Low Birth Weight Linked to Setbacks Later in Life
By Christine Cupaiuolo — June 14, 2007
A new study has found a “significant and substantive relationship” between low birth weight and one’s health, education and earnings as an adult. From Reuters:
Researchers funded by the National Institute on Aging in the United States found that weighing less than 5.5 pounds (2.4 kgs) at birth had significant and lasting effects which they said proved a link between birth weight, adult health and socioeconomic success.
Being born under this weight increased the probability of dropping out of high school by one-third, reduced yearly earnings by about 15 percent, and burdened people in their 30s and 40s with the health of someone who is 12 years older.
“Not only does birth weight have large and lasting effects across the life course but its effects become larger later in life,” the study’s authors wrote in a report.
The authors, economists Rucker Johnson from the University of California and Robert Schoeni from the University of Michigan, analyzed more than 35 years of data on more than 12,000 people to see how well-being and disadvantage are transmitted across generations within families. […]
Schoeni and Johnson said the poor economic status of parents at the time of pregnancy led to worse birth outcomes for their children.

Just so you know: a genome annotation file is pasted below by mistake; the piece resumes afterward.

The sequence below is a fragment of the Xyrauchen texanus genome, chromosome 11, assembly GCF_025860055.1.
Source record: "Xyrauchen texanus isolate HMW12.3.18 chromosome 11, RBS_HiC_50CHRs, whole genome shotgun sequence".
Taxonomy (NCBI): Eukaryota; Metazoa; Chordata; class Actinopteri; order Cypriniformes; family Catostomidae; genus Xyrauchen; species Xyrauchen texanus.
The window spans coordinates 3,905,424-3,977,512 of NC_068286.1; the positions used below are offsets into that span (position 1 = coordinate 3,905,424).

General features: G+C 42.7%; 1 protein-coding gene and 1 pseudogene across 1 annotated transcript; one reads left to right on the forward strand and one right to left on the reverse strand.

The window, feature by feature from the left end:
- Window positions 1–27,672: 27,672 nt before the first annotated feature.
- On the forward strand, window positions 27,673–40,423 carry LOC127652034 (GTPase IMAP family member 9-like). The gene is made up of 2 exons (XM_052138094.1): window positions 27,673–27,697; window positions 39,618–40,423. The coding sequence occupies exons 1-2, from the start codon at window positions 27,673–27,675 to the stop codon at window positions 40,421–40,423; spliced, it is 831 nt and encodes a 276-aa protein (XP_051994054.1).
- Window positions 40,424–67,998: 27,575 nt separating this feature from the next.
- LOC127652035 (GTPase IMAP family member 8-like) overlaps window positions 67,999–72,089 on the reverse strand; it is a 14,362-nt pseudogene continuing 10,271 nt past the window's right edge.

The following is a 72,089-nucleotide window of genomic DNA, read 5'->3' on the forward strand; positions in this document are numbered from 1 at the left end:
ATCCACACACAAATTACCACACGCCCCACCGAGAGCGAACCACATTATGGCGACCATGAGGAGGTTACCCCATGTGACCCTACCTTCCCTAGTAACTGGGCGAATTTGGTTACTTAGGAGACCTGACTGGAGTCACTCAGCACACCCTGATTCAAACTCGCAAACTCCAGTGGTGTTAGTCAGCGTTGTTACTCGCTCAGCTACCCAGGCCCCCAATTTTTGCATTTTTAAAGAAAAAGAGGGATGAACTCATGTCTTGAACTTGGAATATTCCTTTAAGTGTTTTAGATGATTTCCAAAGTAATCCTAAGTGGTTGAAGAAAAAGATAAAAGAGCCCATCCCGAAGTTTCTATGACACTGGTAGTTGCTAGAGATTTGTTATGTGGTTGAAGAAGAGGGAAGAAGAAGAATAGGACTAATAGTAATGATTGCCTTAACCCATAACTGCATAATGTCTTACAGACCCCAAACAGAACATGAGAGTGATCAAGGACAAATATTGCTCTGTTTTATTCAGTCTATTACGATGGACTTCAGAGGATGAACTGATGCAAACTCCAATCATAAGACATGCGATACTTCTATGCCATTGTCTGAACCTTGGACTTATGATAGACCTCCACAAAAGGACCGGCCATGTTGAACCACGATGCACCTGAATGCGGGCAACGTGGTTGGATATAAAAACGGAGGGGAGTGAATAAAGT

“These negative birth outcomes have harmful effects on the children’s cognitive development, health, and human capital accumulation, and also health and economic status in adulthood,” they wrote.
Here’s the original press release from University of Michigan Institute for Social Research, where more of the study’s key findings are outlined. The last is perhaps the most trenchant: “The large racial differences in adult health status through mid-life in the U.S. can be fully explained by a few early life factors — birth weight, parental family income and health insurance coverage.”
And there’s lots more about how the research was conducted and the study’s findings at Berkeley’s Institute for Research on Labor and Employment.
A 2003 study by researchers at the Johns Hopkins Bloomberg School of Public Health found that African American teens are twice as likely to deliver low birth weight babies and 1.5 times more likely to have premature babies than white mothers.